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Development of high strength hot rolled strip steel products with bainitic microstructures

Du, Jinlong (2017)
Ph.D. thesis, University of Birmingham.

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High strength, low alloy, hot rolled strip steels with yield stresses in the range 700 to 1300MPa are required for the Lifting and Excavating product sector. Improved combination of strength and toughness in these high strength steels is desired, requiring a detailed understanding of the relationship between microstructure and mechanical properties.
In this work 12mm thick 700MPa yield stress strip steels with fully bainitic microstructures, with different compositions and/or processing conditions, have been studied. The microstructures of the steels were investigated with both optical microscopy and SEM. Micro-hardness and Charpy impact tests (at different temperatures) were carried out to investigate the mechanical properties, followed up with fracture surface analysis and unit crack path (UCP) analysis.
Three types of bainitic microstructures were identified and quantified, including upper bainite, lower bainite and granular bainite. The fracture surface and UCP analysis indicating that granular bainite is detrimental to toughness, but cannot necessarily be avoided in the steels investigated; while the presence of a small amount of lower bainite (above 5%) was found to improve the impact toughness significantly.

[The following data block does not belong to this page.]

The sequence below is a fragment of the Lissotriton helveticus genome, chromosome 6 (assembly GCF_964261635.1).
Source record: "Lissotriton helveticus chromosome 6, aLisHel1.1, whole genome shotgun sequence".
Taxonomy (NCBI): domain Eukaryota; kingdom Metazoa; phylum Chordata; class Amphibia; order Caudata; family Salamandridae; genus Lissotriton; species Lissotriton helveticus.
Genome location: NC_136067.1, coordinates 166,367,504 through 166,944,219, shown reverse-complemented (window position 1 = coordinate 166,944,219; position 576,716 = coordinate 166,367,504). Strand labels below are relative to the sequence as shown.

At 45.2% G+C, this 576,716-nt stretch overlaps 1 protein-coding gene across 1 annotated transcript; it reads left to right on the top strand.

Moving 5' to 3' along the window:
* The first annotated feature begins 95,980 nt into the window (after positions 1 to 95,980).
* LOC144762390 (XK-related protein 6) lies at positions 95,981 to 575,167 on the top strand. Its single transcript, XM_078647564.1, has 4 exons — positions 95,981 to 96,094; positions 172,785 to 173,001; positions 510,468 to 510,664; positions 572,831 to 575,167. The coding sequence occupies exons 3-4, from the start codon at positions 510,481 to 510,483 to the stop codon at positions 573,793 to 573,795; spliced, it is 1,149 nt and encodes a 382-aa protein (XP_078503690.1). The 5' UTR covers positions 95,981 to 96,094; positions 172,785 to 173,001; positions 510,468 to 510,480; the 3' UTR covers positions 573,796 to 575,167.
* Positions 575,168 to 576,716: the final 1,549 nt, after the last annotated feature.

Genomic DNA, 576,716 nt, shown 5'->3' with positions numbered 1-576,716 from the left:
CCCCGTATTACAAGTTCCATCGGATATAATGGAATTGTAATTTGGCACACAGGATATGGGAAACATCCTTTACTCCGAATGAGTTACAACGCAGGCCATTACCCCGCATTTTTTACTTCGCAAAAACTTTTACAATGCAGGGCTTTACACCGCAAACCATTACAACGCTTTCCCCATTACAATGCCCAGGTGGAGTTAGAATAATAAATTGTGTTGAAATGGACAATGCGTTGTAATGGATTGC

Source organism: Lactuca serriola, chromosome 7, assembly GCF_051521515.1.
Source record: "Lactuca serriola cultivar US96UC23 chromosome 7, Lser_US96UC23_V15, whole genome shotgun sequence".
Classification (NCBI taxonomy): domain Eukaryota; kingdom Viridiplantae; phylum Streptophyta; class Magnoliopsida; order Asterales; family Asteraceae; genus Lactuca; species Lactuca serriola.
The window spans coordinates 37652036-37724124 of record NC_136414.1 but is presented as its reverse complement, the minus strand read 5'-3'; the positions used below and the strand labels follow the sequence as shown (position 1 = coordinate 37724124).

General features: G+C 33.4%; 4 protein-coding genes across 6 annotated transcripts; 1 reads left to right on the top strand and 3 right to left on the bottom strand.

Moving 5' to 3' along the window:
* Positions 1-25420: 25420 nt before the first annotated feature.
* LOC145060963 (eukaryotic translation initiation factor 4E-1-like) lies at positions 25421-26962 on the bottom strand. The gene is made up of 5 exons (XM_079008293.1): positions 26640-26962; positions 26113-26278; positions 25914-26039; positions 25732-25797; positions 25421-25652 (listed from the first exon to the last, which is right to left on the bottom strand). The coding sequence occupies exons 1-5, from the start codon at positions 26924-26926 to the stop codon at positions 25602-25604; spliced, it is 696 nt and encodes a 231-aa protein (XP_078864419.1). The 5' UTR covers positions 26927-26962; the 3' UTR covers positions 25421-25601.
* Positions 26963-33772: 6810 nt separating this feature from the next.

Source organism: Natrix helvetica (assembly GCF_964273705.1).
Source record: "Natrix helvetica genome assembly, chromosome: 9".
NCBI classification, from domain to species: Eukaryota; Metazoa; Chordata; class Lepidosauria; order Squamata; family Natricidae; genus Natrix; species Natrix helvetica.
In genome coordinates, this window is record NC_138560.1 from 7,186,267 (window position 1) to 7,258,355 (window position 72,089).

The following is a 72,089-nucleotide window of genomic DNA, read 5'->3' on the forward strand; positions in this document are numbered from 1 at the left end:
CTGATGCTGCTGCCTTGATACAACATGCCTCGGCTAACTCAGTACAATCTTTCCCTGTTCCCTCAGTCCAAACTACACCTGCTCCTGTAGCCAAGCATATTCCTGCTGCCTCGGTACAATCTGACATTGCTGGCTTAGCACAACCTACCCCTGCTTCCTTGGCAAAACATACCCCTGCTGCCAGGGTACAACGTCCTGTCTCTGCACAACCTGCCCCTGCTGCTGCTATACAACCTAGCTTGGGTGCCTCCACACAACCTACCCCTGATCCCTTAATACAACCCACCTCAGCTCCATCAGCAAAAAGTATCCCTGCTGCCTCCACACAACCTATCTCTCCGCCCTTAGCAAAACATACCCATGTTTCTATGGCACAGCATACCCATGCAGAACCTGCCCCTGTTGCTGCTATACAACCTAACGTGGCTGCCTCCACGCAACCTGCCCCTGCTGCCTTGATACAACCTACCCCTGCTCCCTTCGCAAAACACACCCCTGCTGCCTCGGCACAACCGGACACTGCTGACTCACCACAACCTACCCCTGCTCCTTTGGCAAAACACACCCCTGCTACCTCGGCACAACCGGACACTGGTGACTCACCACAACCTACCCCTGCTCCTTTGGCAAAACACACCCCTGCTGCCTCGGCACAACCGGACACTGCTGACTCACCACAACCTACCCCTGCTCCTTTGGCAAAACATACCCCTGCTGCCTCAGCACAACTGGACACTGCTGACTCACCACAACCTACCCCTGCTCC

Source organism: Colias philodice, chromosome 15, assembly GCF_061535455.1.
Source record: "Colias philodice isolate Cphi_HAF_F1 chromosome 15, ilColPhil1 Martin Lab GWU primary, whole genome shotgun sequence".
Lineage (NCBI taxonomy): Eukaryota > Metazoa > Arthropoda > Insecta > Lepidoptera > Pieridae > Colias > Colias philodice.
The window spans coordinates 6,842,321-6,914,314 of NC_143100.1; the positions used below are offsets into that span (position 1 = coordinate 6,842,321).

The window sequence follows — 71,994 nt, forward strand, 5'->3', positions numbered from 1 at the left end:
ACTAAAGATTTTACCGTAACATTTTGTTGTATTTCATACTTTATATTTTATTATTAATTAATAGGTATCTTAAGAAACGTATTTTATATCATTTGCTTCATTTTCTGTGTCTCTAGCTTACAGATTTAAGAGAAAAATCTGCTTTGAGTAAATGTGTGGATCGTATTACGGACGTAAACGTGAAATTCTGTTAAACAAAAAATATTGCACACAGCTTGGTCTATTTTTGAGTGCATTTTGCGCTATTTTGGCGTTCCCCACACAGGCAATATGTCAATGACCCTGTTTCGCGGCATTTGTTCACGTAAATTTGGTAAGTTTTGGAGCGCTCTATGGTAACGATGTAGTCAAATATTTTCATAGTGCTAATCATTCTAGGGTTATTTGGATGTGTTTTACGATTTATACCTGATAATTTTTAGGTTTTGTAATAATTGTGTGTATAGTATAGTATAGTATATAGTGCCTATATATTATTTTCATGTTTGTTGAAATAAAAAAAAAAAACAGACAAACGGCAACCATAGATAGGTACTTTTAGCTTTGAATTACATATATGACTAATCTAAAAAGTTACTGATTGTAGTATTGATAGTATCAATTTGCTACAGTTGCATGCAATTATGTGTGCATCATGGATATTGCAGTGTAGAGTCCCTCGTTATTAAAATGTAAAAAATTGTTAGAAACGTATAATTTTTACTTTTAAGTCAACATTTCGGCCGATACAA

Continuous cooling transformation (CCT) diagrams for steels with different compositions were produced, which allowed investigation of the phase transformation behaviour and selection of optimum chemical composition/coiling temperature for improved properties. The effects of alloying elements (B, Mo and V) on the transformation behaviour have been confirmed through the experiments. An optimised combination of alloying and coiling temperature has been proposed and validated via investigating plant trial products with similar alloying and processing parameters.

Type of Work:Ph.D. thesis.
Supervisor(s):Strangwood, Martin and Davis, Claire
School/Faculty:Colleges (2008 onwards) > College of Engineering & Physical Sciences
Department:School of Metallurgy and Materials
Subjects:QD Chemistry
TN Mining engineering. Metallurgy
Institution:University of Birmingham
ID Code:6881
This unpublished thesis/dissertation is copyright of the author and/or third parties. The intellectual property rights of the author or third parties in respect of this work are as defined by The Copyright Designs and Patents Act 1988 or as modified by any successor legislation. Any use made of information contained in this thesis/dissertation must be in accordance with that legislation and must be properly acknowledged. Further distribution or reproduction in any format is prohibited without the permission of the copyright holder.
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